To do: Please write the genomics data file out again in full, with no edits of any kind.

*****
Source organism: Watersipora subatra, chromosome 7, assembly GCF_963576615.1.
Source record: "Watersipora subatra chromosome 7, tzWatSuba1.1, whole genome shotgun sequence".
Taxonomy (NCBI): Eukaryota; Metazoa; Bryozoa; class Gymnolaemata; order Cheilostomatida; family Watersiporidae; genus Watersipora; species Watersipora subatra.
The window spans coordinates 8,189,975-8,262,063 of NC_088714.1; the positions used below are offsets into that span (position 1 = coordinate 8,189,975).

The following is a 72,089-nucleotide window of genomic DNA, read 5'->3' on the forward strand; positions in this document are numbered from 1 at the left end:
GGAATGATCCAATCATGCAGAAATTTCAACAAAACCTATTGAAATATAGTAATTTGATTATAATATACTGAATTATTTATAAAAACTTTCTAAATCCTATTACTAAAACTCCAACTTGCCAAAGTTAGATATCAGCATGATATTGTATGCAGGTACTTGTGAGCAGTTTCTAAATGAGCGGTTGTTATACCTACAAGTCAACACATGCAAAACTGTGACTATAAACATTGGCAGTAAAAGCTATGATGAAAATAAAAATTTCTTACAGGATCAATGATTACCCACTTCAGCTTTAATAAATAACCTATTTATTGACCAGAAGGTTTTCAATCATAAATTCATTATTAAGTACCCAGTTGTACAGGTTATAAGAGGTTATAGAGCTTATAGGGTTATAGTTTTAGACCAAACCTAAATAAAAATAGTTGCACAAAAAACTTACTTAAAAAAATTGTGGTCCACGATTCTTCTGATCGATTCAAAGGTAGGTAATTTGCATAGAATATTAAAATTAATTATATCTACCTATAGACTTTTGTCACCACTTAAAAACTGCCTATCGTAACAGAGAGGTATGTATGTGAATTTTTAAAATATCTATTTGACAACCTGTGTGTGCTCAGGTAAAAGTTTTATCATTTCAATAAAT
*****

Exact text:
Source organism: Watersipora subatra, chromosome 7, assembly GCF_963576615.1.
Source record: "Watersipora subatra chromosome 7, tzWatSuba1.1, whole genome shotgun sequence".
Taxonomy (NCBI): Eukaryota; Metazoa; Bryozoa; class Gymnolaemata; order Cheilostomatida; family Watersiporidae; genus Watersipora; species Watersipora subatra.
The window spans coordinates 8,189,975-8,262,063 of NC_088714.1; the positions used below are offsets into that span (position 1 = coordinate 8,189,975).

The following is a 72,089-nucleotide window of genomic DNA, read 5'->3' on the forward strand; positions in this document are numbered from 1 at the left end:
GGAATGATCCAATCATGCAGAAATTTCAACAAAACCTATTGAAATATAGTAATTTGATTATAATATACTGAATTATTTATAAAAACTTTCTAAATCCTATTACTAAAACTCCAACTTGCCAAAGTTAGATATCAGCATGATATTGTATGCAGGTACTTGTGAGCAGTTTCTAAATGAGCGGTTGTTATACCTACAAGTCAACACATGCAAAACTGTGACTATAAACATTGGCAGTAAAAGCTATGATGAAAATAAAAATTTCTTACAGGATCAATGATTACCCACTTCAGCTTTAATAAATAACCTATTTATTGACCAGAAGGTTTTCAATCATAAATTCATTATTAAGTACCCAGTTGTACAGGTTATAAGAGGTTATAGAGCTTATAGGGTTATAGTTTTAGACCAAACCTAAATAAAAATAGTTGCACAAAAAACTTACTTAAAAAAATTGTGGTCCACGATTCTTCTGATCGATTCAAAGGTAGGTAATTTGCATAGAATATTAAAATTAATTATATCTACCTATAGACTTTTGTCACCACTTAAAAACTGCCTATCGTAACAGAGAGGTATGTATGTGAATTTTTAAAATATCTATTTGACAACCTGTGTGTGCTCAGGTAAAAGTTTTATCATTTCAATAAAT